“Facts don’t matter. It’s what the public witnessed. An adjudicator from Dea Ignis died protecting a candidate for sainthood. Do you know what would happen next?”
“Hmm… Oh, I see!”
“Yes.” The priest breathed an irritated sigh. “An adjudicator’s martyrdom would have effectively made her a saint. My dying to protect her would be synonymous to me formally recognizing her as a legitimate emissary of God. Once she was an official saint, no one would doubt her anymore. In other words, me going out back then and dying would be beneficial to Her Eminence.”
“You think the saint ordered them to attack us?!”
From what he said so far, it was Lia who sent the priest. She then tried to eliminate us both so she would be recognized as a legitimate saint. It made perfect sense.
“No, I don’t think that at all,” he denied quickly. “You should not jump to conclusions. And please don’t shout. My wounds are aching.”
“Anyone would come to that conclusion after what you just said.”
“Did you know? I’m a big liar.”
His words came out of the blue. Not something you’d expect to hear from a priest. His sudden confession left me confused for a moment.
“Wh-Where’d that come from? No way priests lie. If you do, outright declaring it doesn’t sound like a good idea.”
“Do you know how adjudicators for Dea Ignis are selected?”
“Nope. The Church is too secretive.”
“Let me rephrase the question, then. What’s the worst rumor you’ve heard about the way they are selected? You can give your honest answer. I will not cut you down.”
“I heard they’re convicts on death row pardoned by the Church, but in exchange, they have to do the Church’s dirty work.”
The priest smiled. One more reason for me to hate the Church. Ignoring the grim look on my face, the priest continued.
“These convicts picked up from the brink of death are given titles called Sins and undergo intense training. As I mentioned before, my Sin is “Secrecy.” In other words, I’m an adjudicator whose specialty is lying. I am actually a non-combatant. I mainly do covert operations, and I often don’t dress up as a priest.”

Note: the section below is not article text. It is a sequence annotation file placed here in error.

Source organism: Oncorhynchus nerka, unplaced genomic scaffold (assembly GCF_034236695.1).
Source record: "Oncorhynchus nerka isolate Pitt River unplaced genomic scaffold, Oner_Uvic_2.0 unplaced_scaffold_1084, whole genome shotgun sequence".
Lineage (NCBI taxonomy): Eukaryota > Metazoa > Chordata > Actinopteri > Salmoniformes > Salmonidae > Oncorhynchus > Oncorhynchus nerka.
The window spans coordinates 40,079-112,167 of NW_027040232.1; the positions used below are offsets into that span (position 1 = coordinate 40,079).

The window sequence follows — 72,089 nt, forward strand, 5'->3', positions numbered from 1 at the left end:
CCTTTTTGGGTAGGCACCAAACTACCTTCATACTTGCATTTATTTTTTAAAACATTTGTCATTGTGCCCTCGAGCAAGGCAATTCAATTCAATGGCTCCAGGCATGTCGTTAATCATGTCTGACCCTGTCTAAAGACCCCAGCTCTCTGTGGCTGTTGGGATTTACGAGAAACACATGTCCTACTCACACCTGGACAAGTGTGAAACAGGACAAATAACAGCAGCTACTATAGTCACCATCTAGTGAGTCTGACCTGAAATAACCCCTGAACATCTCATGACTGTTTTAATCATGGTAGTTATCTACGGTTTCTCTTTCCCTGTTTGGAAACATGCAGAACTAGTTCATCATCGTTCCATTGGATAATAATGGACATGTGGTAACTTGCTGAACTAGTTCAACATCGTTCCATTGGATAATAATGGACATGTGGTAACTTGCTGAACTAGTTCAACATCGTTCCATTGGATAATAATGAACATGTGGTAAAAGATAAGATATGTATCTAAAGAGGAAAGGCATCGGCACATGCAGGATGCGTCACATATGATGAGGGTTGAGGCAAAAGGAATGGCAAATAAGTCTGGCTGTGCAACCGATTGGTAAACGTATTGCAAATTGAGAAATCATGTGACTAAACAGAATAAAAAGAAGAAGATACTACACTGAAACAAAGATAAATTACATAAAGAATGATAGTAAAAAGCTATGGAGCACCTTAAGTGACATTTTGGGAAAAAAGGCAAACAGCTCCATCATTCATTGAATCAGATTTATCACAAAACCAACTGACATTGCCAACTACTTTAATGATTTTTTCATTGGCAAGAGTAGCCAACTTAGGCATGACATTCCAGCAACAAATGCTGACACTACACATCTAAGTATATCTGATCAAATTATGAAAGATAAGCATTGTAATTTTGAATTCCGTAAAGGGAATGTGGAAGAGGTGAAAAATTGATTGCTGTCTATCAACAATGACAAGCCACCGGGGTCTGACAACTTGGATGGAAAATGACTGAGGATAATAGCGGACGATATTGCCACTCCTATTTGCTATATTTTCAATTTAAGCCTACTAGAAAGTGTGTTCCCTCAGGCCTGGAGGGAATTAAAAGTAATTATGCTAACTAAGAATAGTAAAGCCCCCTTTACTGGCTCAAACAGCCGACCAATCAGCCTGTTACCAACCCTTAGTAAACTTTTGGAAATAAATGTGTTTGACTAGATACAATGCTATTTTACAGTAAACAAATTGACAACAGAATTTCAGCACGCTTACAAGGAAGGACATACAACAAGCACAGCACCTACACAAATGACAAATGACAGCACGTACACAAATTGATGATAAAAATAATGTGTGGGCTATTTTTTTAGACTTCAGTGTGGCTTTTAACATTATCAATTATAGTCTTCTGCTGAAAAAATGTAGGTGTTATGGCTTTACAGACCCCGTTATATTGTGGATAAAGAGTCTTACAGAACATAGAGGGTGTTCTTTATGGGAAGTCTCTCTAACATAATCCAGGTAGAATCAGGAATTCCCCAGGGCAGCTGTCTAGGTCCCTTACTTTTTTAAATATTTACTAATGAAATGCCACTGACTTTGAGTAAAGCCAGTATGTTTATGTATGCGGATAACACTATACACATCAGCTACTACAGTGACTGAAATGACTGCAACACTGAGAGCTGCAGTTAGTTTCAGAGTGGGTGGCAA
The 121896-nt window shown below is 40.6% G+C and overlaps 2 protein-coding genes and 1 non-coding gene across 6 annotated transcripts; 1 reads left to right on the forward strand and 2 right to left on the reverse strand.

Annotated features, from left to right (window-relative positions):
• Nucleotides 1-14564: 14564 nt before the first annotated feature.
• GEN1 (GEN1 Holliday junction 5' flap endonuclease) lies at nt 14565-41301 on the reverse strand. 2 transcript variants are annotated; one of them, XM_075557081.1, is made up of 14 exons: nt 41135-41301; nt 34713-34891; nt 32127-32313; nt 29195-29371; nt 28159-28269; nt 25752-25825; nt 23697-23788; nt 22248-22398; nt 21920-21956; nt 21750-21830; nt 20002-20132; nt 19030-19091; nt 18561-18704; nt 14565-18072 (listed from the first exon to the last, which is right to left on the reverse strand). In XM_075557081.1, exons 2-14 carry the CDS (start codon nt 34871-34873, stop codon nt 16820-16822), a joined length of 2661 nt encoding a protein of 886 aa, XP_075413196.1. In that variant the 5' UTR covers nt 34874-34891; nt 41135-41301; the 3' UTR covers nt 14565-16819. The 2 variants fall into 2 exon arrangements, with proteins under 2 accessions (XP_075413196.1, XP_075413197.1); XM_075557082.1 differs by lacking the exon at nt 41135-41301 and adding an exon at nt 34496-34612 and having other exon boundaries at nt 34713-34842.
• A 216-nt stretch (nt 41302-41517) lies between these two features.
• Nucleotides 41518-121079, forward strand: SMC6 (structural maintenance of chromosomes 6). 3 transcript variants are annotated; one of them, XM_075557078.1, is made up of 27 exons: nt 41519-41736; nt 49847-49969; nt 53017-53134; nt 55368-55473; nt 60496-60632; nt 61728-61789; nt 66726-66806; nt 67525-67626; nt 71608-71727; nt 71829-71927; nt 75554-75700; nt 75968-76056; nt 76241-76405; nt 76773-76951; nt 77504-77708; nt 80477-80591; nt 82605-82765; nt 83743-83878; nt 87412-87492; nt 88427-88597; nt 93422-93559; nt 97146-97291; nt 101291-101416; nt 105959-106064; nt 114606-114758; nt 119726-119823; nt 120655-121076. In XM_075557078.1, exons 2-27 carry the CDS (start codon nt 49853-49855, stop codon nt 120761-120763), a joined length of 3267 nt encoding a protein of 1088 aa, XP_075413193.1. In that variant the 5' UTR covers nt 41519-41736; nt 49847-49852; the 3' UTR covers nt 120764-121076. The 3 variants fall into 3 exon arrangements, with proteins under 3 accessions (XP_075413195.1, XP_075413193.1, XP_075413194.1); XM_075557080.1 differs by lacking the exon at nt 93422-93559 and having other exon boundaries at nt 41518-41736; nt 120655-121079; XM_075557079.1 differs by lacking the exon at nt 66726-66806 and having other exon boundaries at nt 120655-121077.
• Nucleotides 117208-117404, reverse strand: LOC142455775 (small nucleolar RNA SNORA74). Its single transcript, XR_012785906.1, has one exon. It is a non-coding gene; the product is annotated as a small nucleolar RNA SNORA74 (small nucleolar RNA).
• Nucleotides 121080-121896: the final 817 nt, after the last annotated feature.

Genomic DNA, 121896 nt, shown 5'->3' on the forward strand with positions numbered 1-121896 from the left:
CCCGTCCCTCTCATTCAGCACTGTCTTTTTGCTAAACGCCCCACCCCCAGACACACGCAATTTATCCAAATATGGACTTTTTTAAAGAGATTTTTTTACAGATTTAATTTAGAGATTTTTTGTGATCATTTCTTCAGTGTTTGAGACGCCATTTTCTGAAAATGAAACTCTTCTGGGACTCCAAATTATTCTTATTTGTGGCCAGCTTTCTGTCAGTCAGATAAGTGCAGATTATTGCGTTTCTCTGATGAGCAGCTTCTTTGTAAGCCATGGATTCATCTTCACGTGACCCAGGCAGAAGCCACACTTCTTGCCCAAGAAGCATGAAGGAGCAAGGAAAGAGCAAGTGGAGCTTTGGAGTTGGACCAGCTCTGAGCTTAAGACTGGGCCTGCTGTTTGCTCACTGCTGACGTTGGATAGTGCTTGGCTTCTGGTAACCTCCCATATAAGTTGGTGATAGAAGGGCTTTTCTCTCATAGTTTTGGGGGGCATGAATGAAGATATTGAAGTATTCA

This guy is a non-combatant? How strong are combatant adjudicators, then?
Imagining it made me feel depressed.
“Are you sure you should be telling me all this?” I asked.
“It’s fine. I’m lying,” he said. “Did you believe me? How simple-minded.”
My head started to hurt. It made more sense if it was a lie, yet it also felt like he was telling the truth.
“What I’m saying is, liars can tell who are gullible. And Her Eminence, Lady Faelia, clearly looks like the gullible type. People can easily take advantage of her.”
“I suppose that’s true.”
I hate to say it, but “please exploit me” was written all over Faelia’s face.
“Gullible people don’t know how lies work. There is no way she could deceive and exploit so many people like this. That’s why I believe she is a virtuous saint with miraculous powers. She can’t be a witch.”
The priest would not call Lia a witch even if she was suspicious, even if people died around her, or an attempt was made on his life, as long as she was virtuous. Whether someone used Magic or Sorcery did not matter. The adjudicator judged her solely based on her morality.
“But as you can see in this fort, there are definitely victims, and their number will keep on increasing,” I said. “You can’t just ignore that, can you? Or do you think it wasn’t the saint who made them sick?”
“I have no intention of ignoring what’s happening. It’s also hard to believe that it’s not Her Eminence causing this. Miracles come with sacrifices, so I don’t find this situation surprising at all. However, there are too many victims this time. There is no doubt that there is someone pulling the strings from behind the scenes. Someone using Her Eminence’s miracles to oppress the masses.”